These were two middle grade books I read during my Clean Sweep Challenge in May, and they couldn’t be more different.
Up, Up, and Away: Advice and Adventures from the Future Authors and Astronauts of Farnsworth Aerospace
The lengthy title incorporates the actual authors of this anthology of writings of sixth grade pupils from the Farnsworth Aerospace school in Minneapolis-St.Paul. I think it’s actually in St.Paul, but international readers probably need the Minneapolis bit to place it. Consequently it confusingly get the listed author as Marlon James, the acclaimed writer, who simply does an introduction for it. Some listings credit the Mid-continent Oceanographic Institute as author, who were advisers to the children in the project, and probably should be listed as editors.
I got a copy from Net-Galley, because it looks interesting.
For students of middle grade books, it is. It may also be fun for middle graders to see what their counterparts in St.Paul made of assignments to write stories such as a Travel Guide to the planet of your choice, all done in the ‘Come to planet X’ style of promotional writing. Other assignments were advice to specific types of people, on an Up Up and Away theme, which stretched imaginations a little more, such as advice to a chihuahua piloting a hot air balloon. These were much more enjoyable.
The fault in the book is to start with the travel guides. Although at first charming, they rapidly become repetitive (mostly to Mars, and black hole showers appear in the majority), as if the institute guiding them has given one lesson and everyone is writing about the same material. Later stories (all very short) show extreme inventiveness and are inviting and intriguing. What is most informative is the author preference paragraph after each one – you learn a great deal about the demographics of this school and presumably St Paul in general. And I learnt a new cultural term, Hmong. So maybe it’s also good for diversity.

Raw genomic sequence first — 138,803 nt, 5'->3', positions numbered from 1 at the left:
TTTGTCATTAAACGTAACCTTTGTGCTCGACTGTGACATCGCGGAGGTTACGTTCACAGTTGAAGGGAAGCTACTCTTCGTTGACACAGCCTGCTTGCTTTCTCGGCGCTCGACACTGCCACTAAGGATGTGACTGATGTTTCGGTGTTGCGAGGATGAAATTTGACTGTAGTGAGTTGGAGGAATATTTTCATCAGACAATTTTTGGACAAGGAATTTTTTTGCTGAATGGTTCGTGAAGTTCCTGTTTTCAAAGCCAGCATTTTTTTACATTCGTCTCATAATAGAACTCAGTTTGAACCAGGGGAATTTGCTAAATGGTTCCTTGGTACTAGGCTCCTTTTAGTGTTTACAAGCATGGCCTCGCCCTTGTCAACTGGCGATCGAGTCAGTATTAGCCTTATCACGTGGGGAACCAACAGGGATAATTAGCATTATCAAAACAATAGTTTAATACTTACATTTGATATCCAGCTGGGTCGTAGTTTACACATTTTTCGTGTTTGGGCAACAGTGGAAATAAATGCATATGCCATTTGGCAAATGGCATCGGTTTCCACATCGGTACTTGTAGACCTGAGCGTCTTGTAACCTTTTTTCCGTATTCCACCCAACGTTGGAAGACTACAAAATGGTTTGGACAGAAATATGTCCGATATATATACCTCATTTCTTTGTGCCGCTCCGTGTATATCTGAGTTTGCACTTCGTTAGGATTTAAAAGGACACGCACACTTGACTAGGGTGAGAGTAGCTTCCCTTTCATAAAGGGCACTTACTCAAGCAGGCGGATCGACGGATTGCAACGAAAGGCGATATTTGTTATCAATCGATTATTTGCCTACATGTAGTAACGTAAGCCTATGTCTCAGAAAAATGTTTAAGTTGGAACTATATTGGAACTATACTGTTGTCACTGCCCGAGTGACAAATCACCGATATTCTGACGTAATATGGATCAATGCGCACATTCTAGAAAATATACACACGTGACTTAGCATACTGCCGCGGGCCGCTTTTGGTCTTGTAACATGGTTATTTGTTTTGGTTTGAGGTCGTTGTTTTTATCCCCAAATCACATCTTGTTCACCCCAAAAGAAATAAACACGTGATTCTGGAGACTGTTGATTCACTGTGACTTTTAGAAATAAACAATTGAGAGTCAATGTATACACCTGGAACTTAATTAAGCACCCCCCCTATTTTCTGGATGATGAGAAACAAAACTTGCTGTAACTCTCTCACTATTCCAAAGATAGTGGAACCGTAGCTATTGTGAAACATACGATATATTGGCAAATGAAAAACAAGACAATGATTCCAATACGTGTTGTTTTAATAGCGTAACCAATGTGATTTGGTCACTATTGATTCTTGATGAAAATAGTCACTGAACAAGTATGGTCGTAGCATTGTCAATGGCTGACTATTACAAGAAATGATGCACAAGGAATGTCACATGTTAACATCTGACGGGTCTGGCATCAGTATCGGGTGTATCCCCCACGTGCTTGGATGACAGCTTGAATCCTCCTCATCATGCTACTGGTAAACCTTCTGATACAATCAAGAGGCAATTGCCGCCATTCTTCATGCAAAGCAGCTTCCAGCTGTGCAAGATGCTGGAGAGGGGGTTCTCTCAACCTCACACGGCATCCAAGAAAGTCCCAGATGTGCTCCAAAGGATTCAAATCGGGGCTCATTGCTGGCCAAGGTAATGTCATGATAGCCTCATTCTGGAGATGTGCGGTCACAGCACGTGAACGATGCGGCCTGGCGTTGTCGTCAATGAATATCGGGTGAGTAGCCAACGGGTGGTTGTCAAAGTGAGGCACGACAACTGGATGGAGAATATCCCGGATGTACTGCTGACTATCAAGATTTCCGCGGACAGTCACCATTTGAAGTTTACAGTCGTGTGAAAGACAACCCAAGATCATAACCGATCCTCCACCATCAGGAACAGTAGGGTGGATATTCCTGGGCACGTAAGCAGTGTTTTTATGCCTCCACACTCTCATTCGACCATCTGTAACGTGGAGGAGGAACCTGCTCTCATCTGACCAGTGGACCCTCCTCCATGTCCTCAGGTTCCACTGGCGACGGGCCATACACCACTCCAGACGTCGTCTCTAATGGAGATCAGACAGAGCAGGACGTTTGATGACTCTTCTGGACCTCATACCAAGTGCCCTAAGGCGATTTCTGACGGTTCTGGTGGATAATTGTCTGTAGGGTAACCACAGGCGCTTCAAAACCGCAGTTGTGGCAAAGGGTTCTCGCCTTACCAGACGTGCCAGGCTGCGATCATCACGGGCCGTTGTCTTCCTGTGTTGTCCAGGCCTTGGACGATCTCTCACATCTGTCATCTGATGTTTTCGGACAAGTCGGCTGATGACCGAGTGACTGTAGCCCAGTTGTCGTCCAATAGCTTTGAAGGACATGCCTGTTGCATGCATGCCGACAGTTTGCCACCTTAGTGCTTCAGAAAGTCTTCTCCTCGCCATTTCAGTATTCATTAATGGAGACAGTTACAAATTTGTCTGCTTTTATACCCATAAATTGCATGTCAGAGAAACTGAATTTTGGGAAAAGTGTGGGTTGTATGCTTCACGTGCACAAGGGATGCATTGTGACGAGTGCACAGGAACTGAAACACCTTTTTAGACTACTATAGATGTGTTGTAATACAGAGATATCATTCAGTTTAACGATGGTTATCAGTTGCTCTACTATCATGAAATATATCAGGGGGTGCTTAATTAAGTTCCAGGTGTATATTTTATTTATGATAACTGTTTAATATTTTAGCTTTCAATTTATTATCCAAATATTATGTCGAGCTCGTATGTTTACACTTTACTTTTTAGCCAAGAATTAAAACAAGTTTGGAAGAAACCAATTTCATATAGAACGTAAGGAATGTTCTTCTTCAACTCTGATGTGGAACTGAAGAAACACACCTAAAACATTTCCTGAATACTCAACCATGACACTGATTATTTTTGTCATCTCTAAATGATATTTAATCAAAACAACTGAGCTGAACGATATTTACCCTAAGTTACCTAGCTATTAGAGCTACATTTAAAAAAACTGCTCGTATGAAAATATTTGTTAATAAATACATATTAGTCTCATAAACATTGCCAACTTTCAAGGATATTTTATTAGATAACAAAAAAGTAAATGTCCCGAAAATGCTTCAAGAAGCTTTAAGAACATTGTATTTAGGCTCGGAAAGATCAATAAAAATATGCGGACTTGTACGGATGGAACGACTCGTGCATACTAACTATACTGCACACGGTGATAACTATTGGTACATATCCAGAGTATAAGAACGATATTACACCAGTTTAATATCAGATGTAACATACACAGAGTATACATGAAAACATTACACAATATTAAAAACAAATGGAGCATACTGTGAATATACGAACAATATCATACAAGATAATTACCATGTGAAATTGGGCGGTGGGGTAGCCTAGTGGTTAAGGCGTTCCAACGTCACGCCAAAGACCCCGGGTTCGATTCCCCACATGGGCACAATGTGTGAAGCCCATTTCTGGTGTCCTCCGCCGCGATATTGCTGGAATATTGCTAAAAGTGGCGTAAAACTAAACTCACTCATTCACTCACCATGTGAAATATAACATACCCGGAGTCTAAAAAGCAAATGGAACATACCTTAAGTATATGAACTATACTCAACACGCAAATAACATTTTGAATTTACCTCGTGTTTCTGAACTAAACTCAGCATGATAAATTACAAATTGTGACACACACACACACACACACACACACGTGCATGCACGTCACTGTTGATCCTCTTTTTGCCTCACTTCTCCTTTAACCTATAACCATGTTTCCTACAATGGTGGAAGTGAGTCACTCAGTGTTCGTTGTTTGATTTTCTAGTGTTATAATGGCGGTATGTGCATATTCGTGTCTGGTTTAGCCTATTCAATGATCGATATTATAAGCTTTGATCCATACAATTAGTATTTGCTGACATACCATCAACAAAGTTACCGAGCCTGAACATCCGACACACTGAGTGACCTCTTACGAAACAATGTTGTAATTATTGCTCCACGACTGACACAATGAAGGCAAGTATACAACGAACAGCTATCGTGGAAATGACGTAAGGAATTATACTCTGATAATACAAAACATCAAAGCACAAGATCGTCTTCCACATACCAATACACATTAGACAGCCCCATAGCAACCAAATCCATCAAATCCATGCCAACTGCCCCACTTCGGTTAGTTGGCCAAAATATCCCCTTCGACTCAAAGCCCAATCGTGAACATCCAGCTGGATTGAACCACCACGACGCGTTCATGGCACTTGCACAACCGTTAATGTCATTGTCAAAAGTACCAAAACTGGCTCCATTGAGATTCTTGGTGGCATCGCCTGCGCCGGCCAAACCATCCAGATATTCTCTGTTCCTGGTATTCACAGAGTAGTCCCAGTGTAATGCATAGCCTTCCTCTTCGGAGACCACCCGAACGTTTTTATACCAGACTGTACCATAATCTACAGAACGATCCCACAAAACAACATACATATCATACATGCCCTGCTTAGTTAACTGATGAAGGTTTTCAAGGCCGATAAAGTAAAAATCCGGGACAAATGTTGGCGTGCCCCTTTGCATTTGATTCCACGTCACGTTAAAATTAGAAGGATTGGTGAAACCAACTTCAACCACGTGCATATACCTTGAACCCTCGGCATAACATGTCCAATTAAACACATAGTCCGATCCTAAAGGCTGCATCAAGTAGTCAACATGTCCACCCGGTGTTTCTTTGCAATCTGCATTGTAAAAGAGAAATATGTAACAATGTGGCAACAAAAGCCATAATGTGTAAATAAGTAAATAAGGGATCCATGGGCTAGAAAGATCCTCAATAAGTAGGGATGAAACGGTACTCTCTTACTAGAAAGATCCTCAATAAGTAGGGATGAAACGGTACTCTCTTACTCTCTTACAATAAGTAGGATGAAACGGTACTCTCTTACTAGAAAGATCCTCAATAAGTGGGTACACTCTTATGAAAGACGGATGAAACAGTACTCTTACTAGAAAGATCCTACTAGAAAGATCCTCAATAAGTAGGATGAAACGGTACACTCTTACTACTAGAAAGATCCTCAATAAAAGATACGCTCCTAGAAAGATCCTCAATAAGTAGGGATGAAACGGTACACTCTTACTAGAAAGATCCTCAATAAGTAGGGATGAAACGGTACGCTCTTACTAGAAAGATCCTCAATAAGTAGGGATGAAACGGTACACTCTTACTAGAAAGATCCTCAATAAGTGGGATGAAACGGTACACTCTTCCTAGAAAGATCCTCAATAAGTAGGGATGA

This is a good book for teachers who want to encourage their own 5th and 6th graders to write stories, and maybe also for reluctant readers.
Karmack by J C Whyte
Karmack is a completely different kettle of fish, a fast paced, well-written book with a light-handed moral. The leader of the school trouble-makers, Sully, finds himself bothered by a very small being who nobody else can see – and he’s getting a whole load of trouble from him. Too used to not listening to others, he fails to hear the full description his new ‘friend’ gives of his job, and calls him Karmack when he says his job is a ‘karmic balancer’. Basically, the imp, gnome or pixie has to offset all the bad things that people do by doing it back to them. As time goes on, Sully starts to realise he isn’t joking, and that leads to a whole range of disasters and near-disasters that he tries to prevent. Meanwhile, he’s developing his character, and beginning to grow up, and this is very well written.
I loved this book, from its premise to its writing and the unsoppy way relationships are dealt with. It’ll give a lot of boys (and girls) food for thought, and I hope it might persuade some of them that Sully’s choice is the one for them, too.
A thoroughly enjoyable, highly recommended read for 5th grade boys in particular. Bully boys can discover their better natures with a little help from a karmic balancer! Lots of action, and short enough to keep attention from wandering.
I got this when the author was promoting it in 2013, and I apologise sincerely for taking so long to read and review it. It’s a gem.
PS Do you wonder why I get confused about US grades when the first book is written by 6th graders, and Karmack contains 5th graders who seem much older?